“One day it’s chicken, and the next minute it’s feathers.”
We’re very glad that, in addition to its exhibits and walking tours, the Tenderloin Museum has quickly become a venue for evening programming about the most fascinating and frequently misunderstood neighborhood in San Francisco. If you missed the sold-out screening of the rarely shown 1966 KQED documentary Drugs in the Tenderloin, you can redeem yourself with the museum’s next film, Love Me Tenderloin.
[jump] Henri Quenette’s documentary about street life and drug use in the TL looks at recovering addicts, creative panhandlers, people who distribute clean needles, and the relationships among them, and he filmed it with the assistance of the Museum’s ace tour guide, Del Seymour.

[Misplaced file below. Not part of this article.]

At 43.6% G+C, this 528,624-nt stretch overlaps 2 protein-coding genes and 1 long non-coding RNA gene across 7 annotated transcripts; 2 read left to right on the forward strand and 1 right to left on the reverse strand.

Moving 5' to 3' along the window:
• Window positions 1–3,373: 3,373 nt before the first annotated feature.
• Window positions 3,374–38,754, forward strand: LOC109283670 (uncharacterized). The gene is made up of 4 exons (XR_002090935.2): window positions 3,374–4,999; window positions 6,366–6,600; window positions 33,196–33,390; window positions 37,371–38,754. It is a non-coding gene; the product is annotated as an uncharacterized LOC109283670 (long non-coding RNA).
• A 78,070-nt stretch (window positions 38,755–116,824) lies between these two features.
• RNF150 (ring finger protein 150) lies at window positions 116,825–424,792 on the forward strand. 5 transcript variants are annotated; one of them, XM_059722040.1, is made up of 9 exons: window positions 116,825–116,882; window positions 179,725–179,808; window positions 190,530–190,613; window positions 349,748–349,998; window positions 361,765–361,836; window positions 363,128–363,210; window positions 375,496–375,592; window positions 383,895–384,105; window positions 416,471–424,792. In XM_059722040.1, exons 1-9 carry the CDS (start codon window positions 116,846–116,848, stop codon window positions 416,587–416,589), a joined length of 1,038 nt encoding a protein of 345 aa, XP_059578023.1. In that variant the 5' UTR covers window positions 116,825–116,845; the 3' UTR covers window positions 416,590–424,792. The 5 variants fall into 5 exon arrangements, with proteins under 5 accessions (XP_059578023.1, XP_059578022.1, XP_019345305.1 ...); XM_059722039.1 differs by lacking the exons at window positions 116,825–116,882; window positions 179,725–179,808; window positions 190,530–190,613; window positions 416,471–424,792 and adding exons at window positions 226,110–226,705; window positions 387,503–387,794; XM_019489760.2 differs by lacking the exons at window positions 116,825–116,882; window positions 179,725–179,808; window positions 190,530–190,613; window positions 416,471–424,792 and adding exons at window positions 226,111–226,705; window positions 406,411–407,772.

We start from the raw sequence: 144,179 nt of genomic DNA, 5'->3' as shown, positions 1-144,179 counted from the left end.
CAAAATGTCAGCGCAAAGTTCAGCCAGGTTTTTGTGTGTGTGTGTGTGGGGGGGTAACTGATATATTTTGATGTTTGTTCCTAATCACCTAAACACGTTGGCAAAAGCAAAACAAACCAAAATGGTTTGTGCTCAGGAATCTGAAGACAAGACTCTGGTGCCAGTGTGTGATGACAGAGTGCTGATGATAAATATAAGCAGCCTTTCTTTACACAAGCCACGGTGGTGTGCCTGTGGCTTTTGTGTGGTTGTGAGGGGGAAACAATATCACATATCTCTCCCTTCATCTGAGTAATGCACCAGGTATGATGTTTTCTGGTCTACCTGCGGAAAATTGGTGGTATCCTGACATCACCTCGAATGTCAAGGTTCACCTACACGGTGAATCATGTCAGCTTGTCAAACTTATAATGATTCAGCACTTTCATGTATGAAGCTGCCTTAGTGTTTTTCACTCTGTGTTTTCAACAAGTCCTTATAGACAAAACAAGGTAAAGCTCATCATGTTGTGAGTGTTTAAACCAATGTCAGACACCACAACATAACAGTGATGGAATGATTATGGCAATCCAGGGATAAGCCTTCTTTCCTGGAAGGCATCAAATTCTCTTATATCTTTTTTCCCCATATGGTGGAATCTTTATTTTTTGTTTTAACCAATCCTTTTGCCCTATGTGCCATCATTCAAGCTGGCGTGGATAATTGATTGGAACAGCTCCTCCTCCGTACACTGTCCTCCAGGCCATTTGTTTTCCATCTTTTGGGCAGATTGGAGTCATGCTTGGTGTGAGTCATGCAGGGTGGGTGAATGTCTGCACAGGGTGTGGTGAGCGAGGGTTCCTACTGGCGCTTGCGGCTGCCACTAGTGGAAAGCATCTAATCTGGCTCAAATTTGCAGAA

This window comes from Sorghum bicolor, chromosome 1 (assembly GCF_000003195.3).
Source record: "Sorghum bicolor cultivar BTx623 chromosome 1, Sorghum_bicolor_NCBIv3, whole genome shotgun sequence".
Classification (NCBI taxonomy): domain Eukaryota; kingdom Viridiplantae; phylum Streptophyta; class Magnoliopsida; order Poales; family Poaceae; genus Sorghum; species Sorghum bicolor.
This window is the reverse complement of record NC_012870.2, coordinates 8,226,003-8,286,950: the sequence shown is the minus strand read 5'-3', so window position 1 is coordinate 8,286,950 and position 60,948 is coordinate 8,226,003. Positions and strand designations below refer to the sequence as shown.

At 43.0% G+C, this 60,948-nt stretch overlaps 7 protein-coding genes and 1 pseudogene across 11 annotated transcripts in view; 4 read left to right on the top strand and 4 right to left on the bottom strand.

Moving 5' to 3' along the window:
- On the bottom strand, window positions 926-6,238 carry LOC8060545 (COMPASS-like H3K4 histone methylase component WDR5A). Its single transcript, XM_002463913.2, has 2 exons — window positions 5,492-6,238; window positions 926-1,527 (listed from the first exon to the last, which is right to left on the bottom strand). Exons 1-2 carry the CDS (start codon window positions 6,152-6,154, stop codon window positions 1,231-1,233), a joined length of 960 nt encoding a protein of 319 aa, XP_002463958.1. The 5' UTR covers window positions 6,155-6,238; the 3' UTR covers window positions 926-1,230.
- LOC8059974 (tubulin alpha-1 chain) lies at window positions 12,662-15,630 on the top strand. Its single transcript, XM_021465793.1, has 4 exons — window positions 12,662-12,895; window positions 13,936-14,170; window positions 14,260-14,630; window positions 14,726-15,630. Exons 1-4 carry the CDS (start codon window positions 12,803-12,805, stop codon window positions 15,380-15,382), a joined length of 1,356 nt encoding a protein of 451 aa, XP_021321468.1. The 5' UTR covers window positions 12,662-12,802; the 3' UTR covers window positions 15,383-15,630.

“I would like this film to be part of a process of replacing that alienation and blame with humaneness and connectivity,” Quenette has said. “I want to praise the Tenderloin’s hopeful side, where both unofficial and official organizations are providing a number of life-saving services to the city’s downtrodden.”
The Tenderloin has been minimized or even left out of so many official accounts of San Francisco history that all this newfound attention is only serving to reduce the deficit. And this 70-minute film works overtime to dispel the notion that the heart of the city is anything but pumping and full of vitality.
Love Me Tenderloin, Thursday, Aug. 13, 6:30 p.m., $5, at the Tenderloin Museum, 398 Eddy.